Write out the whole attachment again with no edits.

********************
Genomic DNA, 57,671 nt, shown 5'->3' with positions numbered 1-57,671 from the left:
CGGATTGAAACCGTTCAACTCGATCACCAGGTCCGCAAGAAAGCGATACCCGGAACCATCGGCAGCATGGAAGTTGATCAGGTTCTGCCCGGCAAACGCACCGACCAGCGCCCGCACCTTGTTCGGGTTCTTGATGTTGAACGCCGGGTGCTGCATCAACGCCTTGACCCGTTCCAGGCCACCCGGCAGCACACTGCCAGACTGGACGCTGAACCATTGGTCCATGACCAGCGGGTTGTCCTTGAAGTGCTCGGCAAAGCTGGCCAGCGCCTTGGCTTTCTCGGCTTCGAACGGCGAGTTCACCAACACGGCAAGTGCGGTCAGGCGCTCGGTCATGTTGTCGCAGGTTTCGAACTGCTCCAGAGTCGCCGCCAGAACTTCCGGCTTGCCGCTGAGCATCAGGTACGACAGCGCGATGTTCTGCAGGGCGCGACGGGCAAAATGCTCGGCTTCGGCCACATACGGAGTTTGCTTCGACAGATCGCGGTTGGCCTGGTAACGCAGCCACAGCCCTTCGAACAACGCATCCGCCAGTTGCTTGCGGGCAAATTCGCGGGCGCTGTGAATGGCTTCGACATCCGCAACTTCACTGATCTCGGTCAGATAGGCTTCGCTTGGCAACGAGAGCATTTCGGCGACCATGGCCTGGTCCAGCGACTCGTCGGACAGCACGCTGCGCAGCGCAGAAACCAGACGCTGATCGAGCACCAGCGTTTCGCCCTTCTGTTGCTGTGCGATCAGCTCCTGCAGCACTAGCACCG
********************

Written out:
Genomic DNA, 57,671 nt, shown 5'->3' with positions numbered 1-57,671 from the left:
CGGATTGAAACCGTTCAACTCGATCACCAGGTCCGCAAGAAAGCGATACCCGGAACCATCGGCAGCATGGAAGTTGATCAGGTTCTGCCCGGCAAACGCACCGACCAGCGCCCGCACCTTGTTCGGGTTCTTGATGTTGAACGCCGGGTGCTGCATCAACGCCTTGACCCGTTCCAGGCCACCCGGCAGCACACTGCCAGACTGGACGCTGAACCATTGGTCCATGACCAGCGGGTTGTCCTTGAAGTGCTCGGCAAAGCTGGCCAGCGCCTTGGCTTTCTCGGCTTCGAACGGCGAGTTCACCAACACGGCAAGTGCGGTCAGGCGCTCGGTCATGTTGTCGCAGGTTTCGAACTGCTCCAGAGTCGCCGCCAGAACTTCCGGCTTGCCGCTGAGCATCAGGTACGACAGCGCGATGTTCTGCAGGGCGCGACGGGCAAAATGCTCGGCTTCGGCCACATACGGAGTTTGCTTCGACAGATCGCGGTTGGCCTGGTAACGCAGCCACAGCCCTTCGAACAACGCATCCGCCAGTTGCTTGCGGGCAAATTCGCGGGCGCTGTGAATGGCTTCGACATCCGCAACTTCACTGATCTCGGTCAGATAGGCTTCGCTTGGCAACGAGAGCATTTCGGCGACCATGGCCTGGTCCAGCGACTCGTCGGACAGCACGCTGCGCAGCGCAGAAACCAGACGCTGATCGAGCACCAGCGTTTCGCCCTTCTGTTGCTGTGCGATCAGCTCCTGCAGCACTAGCACCG